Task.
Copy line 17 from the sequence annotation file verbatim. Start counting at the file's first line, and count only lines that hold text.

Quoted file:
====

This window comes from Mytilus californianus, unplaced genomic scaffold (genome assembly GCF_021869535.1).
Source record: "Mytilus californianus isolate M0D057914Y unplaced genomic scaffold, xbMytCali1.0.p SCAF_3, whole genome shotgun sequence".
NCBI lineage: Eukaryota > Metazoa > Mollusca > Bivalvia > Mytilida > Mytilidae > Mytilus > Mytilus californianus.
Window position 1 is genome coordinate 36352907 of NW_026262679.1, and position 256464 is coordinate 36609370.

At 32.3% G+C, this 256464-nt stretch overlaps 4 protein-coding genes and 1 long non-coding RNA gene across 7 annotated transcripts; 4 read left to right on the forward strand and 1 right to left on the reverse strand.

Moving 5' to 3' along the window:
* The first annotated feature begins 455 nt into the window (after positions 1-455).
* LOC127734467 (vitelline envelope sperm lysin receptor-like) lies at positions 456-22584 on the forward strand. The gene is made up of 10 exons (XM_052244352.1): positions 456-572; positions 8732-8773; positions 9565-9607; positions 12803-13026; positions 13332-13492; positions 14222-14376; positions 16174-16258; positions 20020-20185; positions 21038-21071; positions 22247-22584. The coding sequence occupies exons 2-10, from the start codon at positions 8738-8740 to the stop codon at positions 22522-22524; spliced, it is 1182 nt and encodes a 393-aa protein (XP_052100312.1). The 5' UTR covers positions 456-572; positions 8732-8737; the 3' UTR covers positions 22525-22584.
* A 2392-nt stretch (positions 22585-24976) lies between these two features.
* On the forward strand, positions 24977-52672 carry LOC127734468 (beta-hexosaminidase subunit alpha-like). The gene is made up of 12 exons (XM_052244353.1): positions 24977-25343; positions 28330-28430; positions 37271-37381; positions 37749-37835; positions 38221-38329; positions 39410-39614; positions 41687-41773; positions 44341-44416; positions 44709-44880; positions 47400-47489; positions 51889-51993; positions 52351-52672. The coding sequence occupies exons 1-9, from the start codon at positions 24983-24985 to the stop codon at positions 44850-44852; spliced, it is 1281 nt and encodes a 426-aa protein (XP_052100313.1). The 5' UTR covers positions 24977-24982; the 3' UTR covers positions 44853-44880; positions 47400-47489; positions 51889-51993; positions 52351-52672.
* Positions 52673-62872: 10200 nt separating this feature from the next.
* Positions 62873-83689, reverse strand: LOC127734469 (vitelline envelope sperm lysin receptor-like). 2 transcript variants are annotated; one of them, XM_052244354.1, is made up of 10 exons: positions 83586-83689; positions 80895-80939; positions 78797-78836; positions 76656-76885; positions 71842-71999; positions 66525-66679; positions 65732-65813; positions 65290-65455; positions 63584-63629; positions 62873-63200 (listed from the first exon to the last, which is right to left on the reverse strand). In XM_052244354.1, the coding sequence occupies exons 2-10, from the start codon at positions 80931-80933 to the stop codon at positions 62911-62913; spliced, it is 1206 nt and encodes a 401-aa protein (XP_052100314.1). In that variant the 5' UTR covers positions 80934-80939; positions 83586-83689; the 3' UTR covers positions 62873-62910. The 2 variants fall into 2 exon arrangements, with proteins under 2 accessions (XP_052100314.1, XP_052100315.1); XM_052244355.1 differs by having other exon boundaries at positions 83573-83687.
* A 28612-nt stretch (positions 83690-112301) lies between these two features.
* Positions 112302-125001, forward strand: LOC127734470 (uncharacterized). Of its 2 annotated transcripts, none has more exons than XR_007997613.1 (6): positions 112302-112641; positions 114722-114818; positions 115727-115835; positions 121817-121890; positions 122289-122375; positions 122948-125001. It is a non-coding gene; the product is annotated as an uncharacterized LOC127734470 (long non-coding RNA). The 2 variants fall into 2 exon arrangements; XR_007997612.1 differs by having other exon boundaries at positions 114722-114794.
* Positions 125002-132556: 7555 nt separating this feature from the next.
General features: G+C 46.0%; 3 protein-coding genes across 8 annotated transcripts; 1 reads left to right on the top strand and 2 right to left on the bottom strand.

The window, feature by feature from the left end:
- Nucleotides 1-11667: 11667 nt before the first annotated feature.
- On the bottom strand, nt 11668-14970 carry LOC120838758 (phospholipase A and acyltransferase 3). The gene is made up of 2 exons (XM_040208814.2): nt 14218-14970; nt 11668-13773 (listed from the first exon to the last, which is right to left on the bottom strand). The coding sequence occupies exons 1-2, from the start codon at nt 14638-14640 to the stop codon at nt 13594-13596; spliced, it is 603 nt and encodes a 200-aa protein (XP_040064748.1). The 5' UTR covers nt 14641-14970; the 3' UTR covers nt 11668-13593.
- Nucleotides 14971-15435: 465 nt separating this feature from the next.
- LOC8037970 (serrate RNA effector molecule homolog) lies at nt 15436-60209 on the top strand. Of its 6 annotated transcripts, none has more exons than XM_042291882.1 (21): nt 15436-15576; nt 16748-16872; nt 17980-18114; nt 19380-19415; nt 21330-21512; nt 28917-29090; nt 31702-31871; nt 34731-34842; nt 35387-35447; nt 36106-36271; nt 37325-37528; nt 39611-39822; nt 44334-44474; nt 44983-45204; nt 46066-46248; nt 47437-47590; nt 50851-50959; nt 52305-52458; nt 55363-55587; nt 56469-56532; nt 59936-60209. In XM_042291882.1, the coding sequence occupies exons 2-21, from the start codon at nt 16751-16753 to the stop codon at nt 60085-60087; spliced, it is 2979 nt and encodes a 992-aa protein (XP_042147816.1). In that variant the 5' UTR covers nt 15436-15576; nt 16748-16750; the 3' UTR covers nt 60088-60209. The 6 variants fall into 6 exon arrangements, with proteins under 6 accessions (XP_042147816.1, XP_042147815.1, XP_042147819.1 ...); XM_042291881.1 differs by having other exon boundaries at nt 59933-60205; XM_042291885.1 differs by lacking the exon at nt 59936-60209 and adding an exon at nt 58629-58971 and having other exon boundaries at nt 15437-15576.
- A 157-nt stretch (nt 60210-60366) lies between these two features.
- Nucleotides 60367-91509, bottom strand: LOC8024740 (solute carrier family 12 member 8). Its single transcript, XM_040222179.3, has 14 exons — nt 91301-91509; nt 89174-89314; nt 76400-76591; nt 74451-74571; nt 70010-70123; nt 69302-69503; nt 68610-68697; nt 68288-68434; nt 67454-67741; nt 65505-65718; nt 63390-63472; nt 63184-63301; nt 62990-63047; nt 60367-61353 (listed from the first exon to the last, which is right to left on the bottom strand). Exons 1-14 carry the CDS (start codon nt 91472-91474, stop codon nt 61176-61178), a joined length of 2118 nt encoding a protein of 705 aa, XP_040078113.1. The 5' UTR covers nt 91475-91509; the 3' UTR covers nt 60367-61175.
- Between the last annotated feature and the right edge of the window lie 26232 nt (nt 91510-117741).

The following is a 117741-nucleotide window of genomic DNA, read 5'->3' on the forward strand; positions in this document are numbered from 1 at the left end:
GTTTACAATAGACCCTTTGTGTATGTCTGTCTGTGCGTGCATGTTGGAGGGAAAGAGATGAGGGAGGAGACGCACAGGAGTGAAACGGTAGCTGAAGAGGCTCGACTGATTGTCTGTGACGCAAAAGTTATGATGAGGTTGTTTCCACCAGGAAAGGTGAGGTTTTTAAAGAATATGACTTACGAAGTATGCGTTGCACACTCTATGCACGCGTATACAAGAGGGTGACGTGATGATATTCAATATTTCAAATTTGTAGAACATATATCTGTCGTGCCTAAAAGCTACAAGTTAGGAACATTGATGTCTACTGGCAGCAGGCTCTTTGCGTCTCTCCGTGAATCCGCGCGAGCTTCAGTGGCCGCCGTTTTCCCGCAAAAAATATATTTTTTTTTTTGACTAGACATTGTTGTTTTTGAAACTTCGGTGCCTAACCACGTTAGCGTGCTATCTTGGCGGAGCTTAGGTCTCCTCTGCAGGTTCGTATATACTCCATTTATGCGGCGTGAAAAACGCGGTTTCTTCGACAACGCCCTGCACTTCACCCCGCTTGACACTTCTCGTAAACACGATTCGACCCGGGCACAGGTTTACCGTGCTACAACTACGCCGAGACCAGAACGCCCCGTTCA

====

The window, feature by feature from the left end: